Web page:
While that happens, I move my next writing project into full attention. "The Dusk Guard: Beyond the Borderlands" is getting my full attention as soon as Colony's first draft is out. And, thankfully, it has not suffered the experimentation I did with Colony. My goal is to get the whole thing done in a month. 4-5K words a day, 5-6 days a week. Month and a half maybe? We'll see. But I'm excited to finally, finally get the next bit of the Dusk Guard out and ready. Then I can start sweating on "Hunter/Hunted."

    And while I'm working on "Beyond," I'll spend a day or two getting Hunter and Dawn's side stories published on FimFic at last. I promise. Look for those very soon. They're both done, they just need editing work and covers.

    Anyway, and past "Beyond?" :pinkiesmile: I've got my next project.

    My next book will be titled Shadow of an Empire, and I'm excited to start work on it. A western fantasy—by which I mean Wild West, with outlaws and guns, not Western World—set in a shattered world where The Empire reigns supreme. Those who choose to live in the next to lawless outskirts of its territory are fast with a gun and quick with their magic, but always mindful that no matter how far away it may seem, the Empire's shadow has a long reach. Magic, six shooters, good, and evil; they're all going to collide! I'm still working out a few details (wait until you see THIS magic system, it's RAD!) but I can tell you this for certain: this one is going to be a blast. Plus, like "Rise" and "Beyond," I'm not trying anything new as far as writing techniques go, so it should be a straight start to straight finish project.

    Anyway, it's good to be back on land and on the grid!

    UPDATE: Oh, and next week is Halloween! And I've got something coming for that! Keep an eye on this space!

    10 comments · 95 views
  • 3w, 2d
    Off the Grid I Go!

    All right guys, this is it! I've been able to log in with my phone whilst away in Alaska to keep somewhat up to date, but today, I board the mighty fishing vessel I'm currently beholden to and head for the fishing grounds! Which means, sadly, that I will be off the grid for at least two to three weeks.

    But that's okay! It's a good off the grid. Because while I'll be away, I'm going to be doing a lot of grunt work, which means I've got plenty of time to think. And think. And plot, and pace...

    In other words, when I get back I'll have a wealth of new story content to offer. Hunter's side story and Dawn's (at long last) to start, but Colony is almost done with its first draft, and once that's off to the alpha readers, the staggered work I've done on "Beyond the Borderlands" can go to full-time project in earnest. I'm still hoping for a near-Christmas release, but no promises. That means it could be sooner but it could be later. I'm cutting no corners with this.

    Anyway, the original point of this was that I'll be back soon, and with lots of brainstorming done for the next few things coming after "Borderlands" and Colony. Like "Hunter/Hunted." Or Shadow of an Empire and The Phoenix. And, of course, lots of blog post topics!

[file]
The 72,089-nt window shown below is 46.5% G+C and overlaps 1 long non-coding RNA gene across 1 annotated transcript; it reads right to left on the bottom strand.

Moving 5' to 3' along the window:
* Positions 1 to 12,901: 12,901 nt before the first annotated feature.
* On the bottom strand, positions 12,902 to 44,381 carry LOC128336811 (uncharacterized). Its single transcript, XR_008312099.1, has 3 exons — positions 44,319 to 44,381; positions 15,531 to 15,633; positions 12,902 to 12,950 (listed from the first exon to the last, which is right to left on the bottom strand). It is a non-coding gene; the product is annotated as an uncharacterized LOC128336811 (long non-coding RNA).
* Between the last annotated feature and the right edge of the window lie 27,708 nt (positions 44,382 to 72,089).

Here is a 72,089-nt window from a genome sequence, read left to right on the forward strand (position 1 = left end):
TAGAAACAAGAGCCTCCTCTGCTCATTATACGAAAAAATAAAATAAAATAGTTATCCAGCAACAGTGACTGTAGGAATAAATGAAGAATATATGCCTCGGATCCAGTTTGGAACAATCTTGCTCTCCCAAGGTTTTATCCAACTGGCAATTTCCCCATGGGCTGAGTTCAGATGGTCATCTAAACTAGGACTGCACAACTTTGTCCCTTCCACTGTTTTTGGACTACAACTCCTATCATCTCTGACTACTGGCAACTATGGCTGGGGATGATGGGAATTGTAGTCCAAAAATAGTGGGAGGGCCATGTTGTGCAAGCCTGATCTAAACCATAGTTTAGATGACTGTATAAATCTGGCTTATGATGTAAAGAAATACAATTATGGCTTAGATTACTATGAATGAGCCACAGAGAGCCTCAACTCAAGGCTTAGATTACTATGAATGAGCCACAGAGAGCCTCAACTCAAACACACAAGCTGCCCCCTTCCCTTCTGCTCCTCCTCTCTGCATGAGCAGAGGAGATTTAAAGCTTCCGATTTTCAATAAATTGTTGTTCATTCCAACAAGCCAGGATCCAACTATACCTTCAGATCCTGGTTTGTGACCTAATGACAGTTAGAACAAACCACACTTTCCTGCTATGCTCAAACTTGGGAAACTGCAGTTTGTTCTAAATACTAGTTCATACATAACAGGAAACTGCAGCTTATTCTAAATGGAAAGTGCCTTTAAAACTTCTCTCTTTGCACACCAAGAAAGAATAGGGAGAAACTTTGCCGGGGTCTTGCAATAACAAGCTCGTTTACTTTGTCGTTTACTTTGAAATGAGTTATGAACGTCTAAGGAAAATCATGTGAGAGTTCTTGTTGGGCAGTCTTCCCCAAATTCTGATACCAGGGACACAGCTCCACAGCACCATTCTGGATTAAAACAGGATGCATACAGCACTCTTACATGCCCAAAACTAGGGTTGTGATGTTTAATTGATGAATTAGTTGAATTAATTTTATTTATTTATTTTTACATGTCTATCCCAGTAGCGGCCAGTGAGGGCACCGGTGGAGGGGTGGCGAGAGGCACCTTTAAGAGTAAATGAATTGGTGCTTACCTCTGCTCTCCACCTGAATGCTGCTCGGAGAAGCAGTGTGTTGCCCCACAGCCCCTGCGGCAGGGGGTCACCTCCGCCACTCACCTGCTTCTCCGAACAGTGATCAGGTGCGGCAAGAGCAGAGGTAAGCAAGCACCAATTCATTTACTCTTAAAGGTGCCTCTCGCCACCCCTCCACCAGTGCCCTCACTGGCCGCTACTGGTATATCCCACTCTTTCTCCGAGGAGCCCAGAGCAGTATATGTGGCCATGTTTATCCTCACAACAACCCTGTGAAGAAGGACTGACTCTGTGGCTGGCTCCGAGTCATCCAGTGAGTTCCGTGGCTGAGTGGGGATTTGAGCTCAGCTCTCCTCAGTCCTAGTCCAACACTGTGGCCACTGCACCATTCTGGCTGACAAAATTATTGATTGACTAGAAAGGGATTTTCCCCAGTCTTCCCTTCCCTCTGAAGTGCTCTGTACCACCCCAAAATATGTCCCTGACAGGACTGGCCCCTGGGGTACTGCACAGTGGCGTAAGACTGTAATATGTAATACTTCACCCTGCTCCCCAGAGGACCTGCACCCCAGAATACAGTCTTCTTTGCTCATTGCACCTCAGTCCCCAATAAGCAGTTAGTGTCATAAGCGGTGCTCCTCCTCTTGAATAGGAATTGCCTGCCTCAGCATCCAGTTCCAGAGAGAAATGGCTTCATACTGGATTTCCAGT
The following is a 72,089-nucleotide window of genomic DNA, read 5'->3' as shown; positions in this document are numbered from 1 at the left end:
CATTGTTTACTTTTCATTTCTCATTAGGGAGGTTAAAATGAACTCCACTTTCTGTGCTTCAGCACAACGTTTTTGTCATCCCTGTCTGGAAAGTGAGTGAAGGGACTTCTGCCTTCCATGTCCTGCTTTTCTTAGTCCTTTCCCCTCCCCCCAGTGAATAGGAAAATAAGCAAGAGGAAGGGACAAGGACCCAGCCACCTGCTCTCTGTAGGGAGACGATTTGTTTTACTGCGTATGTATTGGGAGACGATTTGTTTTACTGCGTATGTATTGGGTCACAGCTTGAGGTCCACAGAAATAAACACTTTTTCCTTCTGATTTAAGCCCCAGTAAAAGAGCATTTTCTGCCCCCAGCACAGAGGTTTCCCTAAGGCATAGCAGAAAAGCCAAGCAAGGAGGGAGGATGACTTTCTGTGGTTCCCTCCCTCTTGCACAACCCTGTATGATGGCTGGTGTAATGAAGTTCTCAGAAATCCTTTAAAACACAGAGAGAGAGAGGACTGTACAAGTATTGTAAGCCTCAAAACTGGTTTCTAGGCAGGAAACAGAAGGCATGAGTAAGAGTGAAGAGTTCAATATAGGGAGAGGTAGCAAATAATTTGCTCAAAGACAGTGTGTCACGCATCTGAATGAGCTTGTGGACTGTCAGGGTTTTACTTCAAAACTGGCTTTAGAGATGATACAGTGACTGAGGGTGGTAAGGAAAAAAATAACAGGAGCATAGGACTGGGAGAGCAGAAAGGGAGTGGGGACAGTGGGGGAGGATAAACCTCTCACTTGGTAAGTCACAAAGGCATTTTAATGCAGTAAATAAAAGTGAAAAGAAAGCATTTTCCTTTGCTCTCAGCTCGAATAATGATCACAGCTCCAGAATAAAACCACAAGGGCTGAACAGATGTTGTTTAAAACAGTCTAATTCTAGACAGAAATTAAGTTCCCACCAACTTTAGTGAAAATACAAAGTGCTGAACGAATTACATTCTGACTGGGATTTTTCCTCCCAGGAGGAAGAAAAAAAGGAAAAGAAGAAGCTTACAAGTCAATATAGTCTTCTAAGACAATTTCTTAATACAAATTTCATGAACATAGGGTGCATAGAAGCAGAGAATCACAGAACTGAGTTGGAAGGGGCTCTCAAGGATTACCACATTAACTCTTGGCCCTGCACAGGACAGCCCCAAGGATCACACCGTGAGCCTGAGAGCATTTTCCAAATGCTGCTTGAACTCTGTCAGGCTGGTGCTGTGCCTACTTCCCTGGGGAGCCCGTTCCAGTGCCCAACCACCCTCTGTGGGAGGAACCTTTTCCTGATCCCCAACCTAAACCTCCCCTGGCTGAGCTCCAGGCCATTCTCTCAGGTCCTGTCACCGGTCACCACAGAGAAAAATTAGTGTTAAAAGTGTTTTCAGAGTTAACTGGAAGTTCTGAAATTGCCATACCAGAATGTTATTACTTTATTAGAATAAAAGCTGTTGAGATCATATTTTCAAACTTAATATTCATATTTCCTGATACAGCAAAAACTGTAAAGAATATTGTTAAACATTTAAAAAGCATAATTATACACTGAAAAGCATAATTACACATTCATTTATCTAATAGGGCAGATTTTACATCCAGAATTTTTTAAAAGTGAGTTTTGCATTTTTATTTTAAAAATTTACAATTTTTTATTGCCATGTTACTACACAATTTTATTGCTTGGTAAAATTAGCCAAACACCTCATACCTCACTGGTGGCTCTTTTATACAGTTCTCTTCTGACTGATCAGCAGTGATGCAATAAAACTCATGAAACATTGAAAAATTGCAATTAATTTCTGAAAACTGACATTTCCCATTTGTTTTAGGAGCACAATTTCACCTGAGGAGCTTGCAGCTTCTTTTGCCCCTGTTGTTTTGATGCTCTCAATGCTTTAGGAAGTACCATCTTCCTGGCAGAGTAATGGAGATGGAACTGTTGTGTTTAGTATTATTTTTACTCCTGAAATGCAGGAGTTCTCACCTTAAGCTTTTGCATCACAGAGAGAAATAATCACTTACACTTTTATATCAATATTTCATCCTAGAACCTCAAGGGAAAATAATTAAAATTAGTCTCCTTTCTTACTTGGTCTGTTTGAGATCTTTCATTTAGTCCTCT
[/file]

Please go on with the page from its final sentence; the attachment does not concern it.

All right, I need to go grab my gear and get underway to board our mighty vessel. It's time to face the fierce fall elements of Alaska, and catch those shrimp!

    5 comments · 73 views
  • 5w, 3d
    Being a Better Writer: What's a Memorable Scene?

    Welcome back for today's Being a Better Writer post. Hopefully it's a good one, because it's going to be the last one for a little while. Starting this Wednesday, I'll be off to Alaska for work, and shall effectively (and sadly) become a bit of an internet recluse, since it'll be both tricky to get online (I won't be able to at all during the season, and beforehand I'll be working quite a bit.

    Today's post is a bit more nebulous topic, and so I'm going to try and approach it in a bit more relaxed manner. Rather than moving from point to point, or even prepping more than the initial idea beforehand, I'm just going to talk about it and see where things go. Partially because I feel like being a bit more relaxed today, partially because I want to see how well this works, and lastly because the topic itself can be a little nebulous.

    So, what does make a memorable scene? And here's where we run into a few differences, right with the first answer. Because to me, what makes a scene memorable is something important happening. But that might not be the same answer that others give. In fact, others might give a completely different assessment of what makes a scene memorable. Perhaps it has to do with the main characters. Perhaps it's the final battle, the most energetic portion of the story. Even upon thinking about it, my own answer that it is something important doesn't exactly hold a sum total, because there's a secondary element to consider, in that it be interesting. For me, these are two things that I put into my mind when I'm writing: What's important about this scene? And is it interesting?